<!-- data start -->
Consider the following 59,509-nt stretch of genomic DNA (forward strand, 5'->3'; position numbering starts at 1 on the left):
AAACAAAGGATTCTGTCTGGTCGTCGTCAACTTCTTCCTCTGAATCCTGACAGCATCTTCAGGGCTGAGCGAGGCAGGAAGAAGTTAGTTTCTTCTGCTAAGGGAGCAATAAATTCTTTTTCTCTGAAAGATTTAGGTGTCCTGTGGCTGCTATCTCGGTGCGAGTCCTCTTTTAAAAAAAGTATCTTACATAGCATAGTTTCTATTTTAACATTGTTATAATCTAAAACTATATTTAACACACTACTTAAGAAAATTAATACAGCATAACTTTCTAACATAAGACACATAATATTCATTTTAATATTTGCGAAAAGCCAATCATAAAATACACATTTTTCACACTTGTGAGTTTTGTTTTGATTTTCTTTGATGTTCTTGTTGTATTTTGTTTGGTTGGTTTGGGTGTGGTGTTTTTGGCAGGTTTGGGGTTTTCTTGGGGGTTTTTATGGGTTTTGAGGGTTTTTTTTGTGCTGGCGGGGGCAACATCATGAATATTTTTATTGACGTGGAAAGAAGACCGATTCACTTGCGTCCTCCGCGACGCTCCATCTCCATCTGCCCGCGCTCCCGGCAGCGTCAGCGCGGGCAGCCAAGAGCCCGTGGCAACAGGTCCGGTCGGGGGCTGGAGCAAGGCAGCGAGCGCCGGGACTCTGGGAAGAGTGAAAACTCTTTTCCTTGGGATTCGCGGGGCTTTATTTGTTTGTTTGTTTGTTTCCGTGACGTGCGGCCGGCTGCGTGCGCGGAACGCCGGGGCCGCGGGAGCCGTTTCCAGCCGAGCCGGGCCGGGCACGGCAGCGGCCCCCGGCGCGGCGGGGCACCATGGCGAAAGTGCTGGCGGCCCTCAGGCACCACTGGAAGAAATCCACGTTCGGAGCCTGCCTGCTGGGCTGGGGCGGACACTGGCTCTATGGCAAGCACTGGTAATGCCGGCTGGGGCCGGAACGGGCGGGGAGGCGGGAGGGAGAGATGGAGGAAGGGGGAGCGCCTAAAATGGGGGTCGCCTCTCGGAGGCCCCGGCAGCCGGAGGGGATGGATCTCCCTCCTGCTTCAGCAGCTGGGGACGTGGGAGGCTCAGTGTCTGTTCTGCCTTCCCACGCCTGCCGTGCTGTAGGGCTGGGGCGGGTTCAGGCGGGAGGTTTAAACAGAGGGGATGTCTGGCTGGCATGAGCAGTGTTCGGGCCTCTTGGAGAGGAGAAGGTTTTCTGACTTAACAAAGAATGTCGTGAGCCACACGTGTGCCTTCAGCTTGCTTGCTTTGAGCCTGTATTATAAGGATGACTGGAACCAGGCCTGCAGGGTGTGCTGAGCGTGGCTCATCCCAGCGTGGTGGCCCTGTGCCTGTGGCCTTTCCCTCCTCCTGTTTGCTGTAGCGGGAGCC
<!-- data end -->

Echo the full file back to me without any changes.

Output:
Consider the following 59,509-nt stretch of genomic DNA (forward strand, 5'->3'; position numbering starts at 1 on the left):
AAACAAAGGATTCTGTCTGGTCGTCGTCAACTTCTTCCTCTGAATCCTGACAGCATCTTCAGGGCTGAGCGAGGCAGGAAGAAGTTAGTTTCTTCTGCTAAGGGAGCAATAAATTCTTTTTCTCTGAAAGATTTAGGTGTCCTGTGGCTGCTATCTCGGTGCGAGTCCTCTTTTAAAAAAAGTATCTTACATAGCATAGTTTCTATTTTAACATTGTTATAATCTAAAACTATATTTAACACACTACTTAAGAAAATTAATACAGCATAACTTTCTAACATAAGACACATAATATTCATTTTAATATTTGCGAAAAGCCAATCATAAAATACACATTTTTCACACTTGTGAGTTTTGTTTTGATTTTCTTTGATGTTCTTGTTGTATTTTGTTTGGTTGGTTTGGGTGTGGTGTTTTTGGCAGGTTTGGGGTTTTCTTGGGGGTTTTTATGGGTTTTGAGGGTTTTTTTTGTGCTGGCGGGGGCAACATCATGAATATTTTTATTGACGTGGAAAGAAGACCGATTCACTTGCGTCCTCCGCGACGCTCCATCTCCATCTGCCCGCGCTCCCGGCAGCGTCAGCGCGGGCAGCCAAGAGCCCGTGGCAACAGGTCCGGTCGGGGGCTGGAGCAAGGCAGCGAGCGCCGGGACTCTGGGAAGAGTGAAAACTCTTTTCCTTGGGATTCGCGGGGCTTTATTTGTTTGTTTGTTTGTTTCCGTGACGTGCGGCCGGCTGCGTGCGCGGAACGCCGGGGCCGCGGGAGCCGTTTCCAGCCGAGCCGGGCCGGGCACGGCAGCGGCCCCCGGCGCGGCGGGGCACCATGGCGAAAGTGCTGGCGGCCCTCAGGCACCACTGGAAGAAATCCACGTTCGGAGCCTGCCTGCTGGGCTGGGGCGGACACTGGCTCTATGGCAAGCACTGGTAATGCCGGCTGGGGCCGGAACGGGCGGGGAGGCGGGAGGGAGAGATGGAGGAAGGGGGAGCGCCTAAAATGGGGGTCGCCTCTCGGAGGCCCCGGCAGCCGGAGGGGATGGATCTCCCTCCTGCTTCAGCAGCTGGGGACGTGGGAGGCTCAGTGTCTGTTCTGCCTTCCCACGCCTGCCGTGCTGTAGGGCTGGGGCGGGTTCAGGCGGGAGGTTTAAACAGAGGGGATGTCTGGCTGGCATGAGCAGTGTTCGGGCCTCTTGGAGAGGAGAAGGTTTTCTGACTTAACAAAGAATGTCGTGAGCCACACGTGTGCCTTCAGCTTGCTTGCTTTGAGCCTGTATTATAAGGATGACTGGAACCAGGCCTGCAGGGTGTGCTGAGCGTGGCTCATCCCAGCGTGGTGGCCCTGTGCCTGTGGCCTTTCCCTCCTCCTGTTTGCTGTAGCGGGAGCC